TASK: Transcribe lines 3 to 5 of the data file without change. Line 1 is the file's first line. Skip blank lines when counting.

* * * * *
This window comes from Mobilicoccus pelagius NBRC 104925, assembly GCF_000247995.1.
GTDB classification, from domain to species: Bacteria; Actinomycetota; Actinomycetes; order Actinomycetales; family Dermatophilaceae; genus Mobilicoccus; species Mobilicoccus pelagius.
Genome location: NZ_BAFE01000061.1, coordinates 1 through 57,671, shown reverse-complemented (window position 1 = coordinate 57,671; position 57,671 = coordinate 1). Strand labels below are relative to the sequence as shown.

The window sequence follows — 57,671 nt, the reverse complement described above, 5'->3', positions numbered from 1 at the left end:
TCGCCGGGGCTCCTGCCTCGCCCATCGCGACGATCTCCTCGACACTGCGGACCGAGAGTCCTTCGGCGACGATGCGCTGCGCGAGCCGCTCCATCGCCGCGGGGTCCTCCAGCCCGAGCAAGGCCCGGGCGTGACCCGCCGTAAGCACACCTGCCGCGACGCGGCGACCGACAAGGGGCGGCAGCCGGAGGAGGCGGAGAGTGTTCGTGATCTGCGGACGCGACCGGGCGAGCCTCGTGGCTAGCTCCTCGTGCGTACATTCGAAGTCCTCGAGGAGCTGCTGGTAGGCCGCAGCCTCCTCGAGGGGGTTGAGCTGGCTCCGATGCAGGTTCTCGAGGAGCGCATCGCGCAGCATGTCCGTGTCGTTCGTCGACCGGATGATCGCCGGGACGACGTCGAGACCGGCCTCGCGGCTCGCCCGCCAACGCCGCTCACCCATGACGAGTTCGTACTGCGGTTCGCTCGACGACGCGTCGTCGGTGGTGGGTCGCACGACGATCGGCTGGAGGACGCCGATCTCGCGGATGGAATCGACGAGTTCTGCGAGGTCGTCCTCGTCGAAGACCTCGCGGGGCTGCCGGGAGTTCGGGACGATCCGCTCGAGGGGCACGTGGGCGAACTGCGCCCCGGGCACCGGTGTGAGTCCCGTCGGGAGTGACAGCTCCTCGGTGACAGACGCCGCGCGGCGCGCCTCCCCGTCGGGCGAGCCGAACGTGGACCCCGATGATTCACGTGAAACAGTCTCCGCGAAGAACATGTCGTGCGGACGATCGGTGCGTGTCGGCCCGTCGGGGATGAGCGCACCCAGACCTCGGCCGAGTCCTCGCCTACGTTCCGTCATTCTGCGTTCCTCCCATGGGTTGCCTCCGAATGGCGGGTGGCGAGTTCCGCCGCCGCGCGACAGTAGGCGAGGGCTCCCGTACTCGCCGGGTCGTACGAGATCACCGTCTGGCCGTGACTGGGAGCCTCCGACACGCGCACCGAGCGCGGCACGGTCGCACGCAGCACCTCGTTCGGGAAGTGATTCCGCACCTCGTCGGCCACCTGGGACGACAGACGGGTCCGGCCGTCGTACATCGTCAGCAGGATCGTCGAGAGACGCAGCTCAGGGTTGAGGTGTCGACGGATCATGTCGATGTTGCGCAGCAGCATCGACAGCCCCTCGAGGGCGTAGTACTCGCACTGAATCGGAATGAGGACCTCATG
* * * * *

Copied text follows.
Genome location: NZ_BAFE01000061.1, coordinates 1 through 57,671, shown reverse-complemented (window position 1 = coordinate 57,671; position 57,671 = coordinate 1). Strand labels below are relative to the sequence as shown.

The window sequence follows — 57,671 nt, the reverse complement described above, 5'->3', positions numbered from 1 at the left end:
TCGCCGGGGCTCCTGCCTCGCCCATCGCGACGATCTCCTCGACACTGCGGACCGAGAGTCCTTCGGCGACGATGCGCTGCGCGAGCCGCTCCATCGCCGCGGGGTCCTCCAGCCCGAGCAAGGCCCGGGCGTGACCCGCCGTAAGCACACCTGCCGCGACGCGGCGACCGACAAGGGGCGGCAGCCGGAGGAGGCGGAGAGTGTTCGTGATCTGCGGACGCGACCGGGCGAGCCTCGTGGCTAGCTCCTCGTGCGTACATTCGAAGTCCTCGAGGAGCTGCTGGTAGGCCGCAGCCTCCTCGAGGGGGTTGAGCTGGCTCCGATGCAGGTTCTCGAGGAGCGCATCGCGCAGCATGTCCGTGTCGTTCGTCGACCGGATGATCGCCGGGACGACGTCGAGACCGGCCTCGCGGCTCGCCCGCCAACGCCGCTCACCCATGACGAGTTCGTACTGCGGTTCGCTCGACGACGCGTCGTCGGTGGTGGGTCGCACGACGATCGGCTGGAGGACGCCGATCTCGCGGATGGAATCGACGAGTTCTGCGAGGTCGTCCTCGTCGAAGACCTCGCGGGGCTGCCGGGAGTTCGGGACGATCCGCTCGAGGGGCACGTGGGCGAACTGCGCCCCGGGCACCGGTGTGAGTCCCGTCGGGAGTGACAGCTCCTCGGTGACAGACGCCGCGCGGCGCGCCTCCCCGTCGGGCGAGCCGAACGTGGACCCCGATGATTCACGTGAAACAGTCTCCGCGAAGAACATGTCGTGCGGACGATCGGTGCGTGTCGGCCCGTCGGGGATGAGCGCACCCAGACCTCGGCCGAGTCCTCGCCTACGTTCCGTCATTCTGCGTTCCTCCCATGGGTTGCCTCCGAATGGCGGGTGGCGAGTTCCGCCGCCGCGCGACAGTAGGCGAGGGCTCCCGTACTCGCCGGGTCGTACGAGATCACCGTCTGGCCGTGACTGGGAGCCTCCGACACGCGCACCGAGCGCGGCACGGTCGCACGCAGCACCTCGTTCGGGAAGTGATTCCGCACCTCGTCGGCCACCTGGGACGACAGACGGGTCCGGCCGTCGTACATCGTCAGCAGGATCGTCGAGAGACGCAGCTCAGGGTTGAGGTGTCGACGGATCATGTCGATGTTGCGCAGCAGCATCGACAGCCCCTCGAGGGCGTAGTACTCGCACTGAATCGGAATGAGGACCTCATG